We all know How Agriculture Ruined the World, but did you know by 2008 half the world will live in cities? That is a cold, blunt, fact that makes us all smaller.

LONDON (AP)
– Most of humanity will be living in cities by next year, raising the
threat of increased poverty and religious extremism unless the needs of
growing urban populations are met, the U.N. said Wednesday. Some 3.3
billion people will live in cities by 2008, a report by the U.N.
population agency report said. By 2030, the number of city dwellers is
expected to climb to 5 billion.

Without proper planning, cities across the globe face the treat of
overwhelming poverty and limited opportunities for youth, said U.N.
Population Fund Executive Director Thoraya Ahmed Obaid.
“In 2008, half of the world’s population will be in urban areas, and we
are not ready for them,” said Obaid told The Associated Press in London.

Are we in for more Contrails into Chemtrails as a form of urban population control?

Is religious fanaticism really behind the enormous migration into the urban core?

A revival in religious interest has been a surprising
characteristic of rapid urbanization, according to the report.
Urbanization is often associated with a shift toward secular values.
But the growth of new religious movements–such as radical Islam in the
Middle East, Pentecostal Christianity in Latin America and the cult of
Shivaji in India–has been a primarily urban phenomena, the report said.
When cities fail to meet the needs of growing populations, religious
beliefs tend to become extreme, said Obaid, who is also a U.N.
undersecretary-general.

Extremism is often a reaction to rapid and sudden change or to a
feeling of exclusion and injustice, and the cities can be a basis for
that if they are not well managed,” Obaid said.

Smaller cities will absorb the bulk of urban growth, the report said.

What is lost in the expansion of cities beyond the rural life and the shrinking of suburbia?

“We’re focusing on the megacities when the data tell us
most of the movement will be coming to smaller cities of 500,000 or
more,” Obaid said.
Smaller cities may be more flexible in expanding their boundaries and
adapting their policies, but they also have fewer resources and smaller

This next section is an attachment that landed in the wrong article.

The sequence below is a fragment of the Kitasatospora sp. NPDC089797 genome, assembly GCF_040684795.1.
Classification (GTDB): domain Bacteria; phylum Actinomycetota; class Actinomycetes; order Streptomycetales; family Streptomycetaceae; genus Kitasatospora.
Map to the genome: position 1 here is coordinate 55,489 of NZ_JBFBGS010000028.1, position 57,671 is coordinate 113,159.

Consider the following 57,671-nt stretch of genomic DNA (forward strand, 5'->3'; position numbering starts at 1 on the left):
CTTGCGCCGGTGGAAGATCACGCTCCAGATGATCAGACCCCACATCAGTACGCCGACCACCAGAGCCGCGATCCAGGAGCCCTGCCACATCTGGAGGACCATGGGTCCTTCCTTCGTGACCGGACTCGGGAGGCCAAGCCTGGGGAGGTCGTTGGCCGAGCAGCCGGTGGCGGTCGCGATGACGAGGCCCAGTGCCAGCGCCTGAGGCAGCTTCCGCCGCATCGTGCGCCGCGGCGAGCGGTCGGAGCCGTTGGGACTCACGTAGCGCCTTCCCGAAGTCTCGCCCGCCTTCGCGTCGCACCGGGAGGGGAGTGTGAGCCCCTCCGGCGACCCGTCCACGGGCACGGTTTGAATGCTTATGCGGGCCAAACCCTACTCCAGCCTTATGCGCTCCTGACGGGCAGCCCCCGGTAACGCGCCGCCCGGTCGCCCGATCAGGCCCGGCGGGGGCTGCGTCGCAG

governments than major cities accustomed to large migrant populations.

The population fund found that policy initiatives in smaller cities
often aim to keep the poor out by limiting migration and cutting
lower-income housing.
“Cities see poor people as a burden,” Obaid said. “They should be seen
as an asset.”

What are the advantages in city living?
Would you rather live next to someone or on top of someone?
What happens when we run out of horizontal space and the vertical horizon becomes filled with living spaces?

What will replace the urban core when it inevitably cracks and crumbles under the ongoing turbid ebb and flow of human misery?

28 Comments

  1. I take that point, Karvain, but if you are few and far apart doesn’t that mean you rely on each other even more because no one else is around you?
    Isn’t it easier in an urban core to excuse a call for help by thinking the other guy will come to the rescue?

  2. Not everyone is a forethinker, Karvain. Shyness doesn’t cut it in the wild but in the city you are made to disappear. To step forward and make eye contact in an urban core is to risk a confrontation even if your life is in danger. In the rural communities pleas for help are seldom ignored.

  3. Thanks for that wonderful map, Katha!
    Would you live in a rural area in India? Is there enough of an infrastructure there to support commerce or are those areas mainly agricultural?
    Are there any population controls mandated by the government?

  4. You are welcome David!
    My hometown is a rural area though I grew up in one of the biggest cities in India.
    The place is basically agricultural and so is the economy. Infrastructure is poor but rapidly growing…noone knew what to do with a broadband connection – whether to eat it or not…but today people are aware of it and understand the importance of it.
    Yes, family planning policies are mandated in India, at least theoratically but implmentation is very complex as threre are lots of other issues (religion, being biased for sons etc) in play which prohibit the proper practice of the programmes.

  5. Hi David,
    2/3rd of India have electricity, running water and sewer systems but the statewise distribution is not very planned.
    The case of having 10 daughters and still trying for a son used to happen 2 generations back – the damage is done then.
    Now a days this doesn’t happen but what happens is even more dangerous – people abort the female fetus illegally.

  6. Hi David,
    Wanting to know the gender of a fetus is illegal unless specifically prescribed by a doctor.
    As it is a patriarchical society, in case one wants to abort a child she needs a signature either from her husband or from a senior member of a family.
    In most cases the father/family pressurizes for having a son, it becomes a trophy for a family.

  7. True David.
    I do respect the fact and I am enjoying every bit of it.
    The only thing is the choice was not a conscious one – neither mine, nor my father’s.
    If I would have been given one, or with a little permutaion and combination of coincidence…?
    That’s a different story.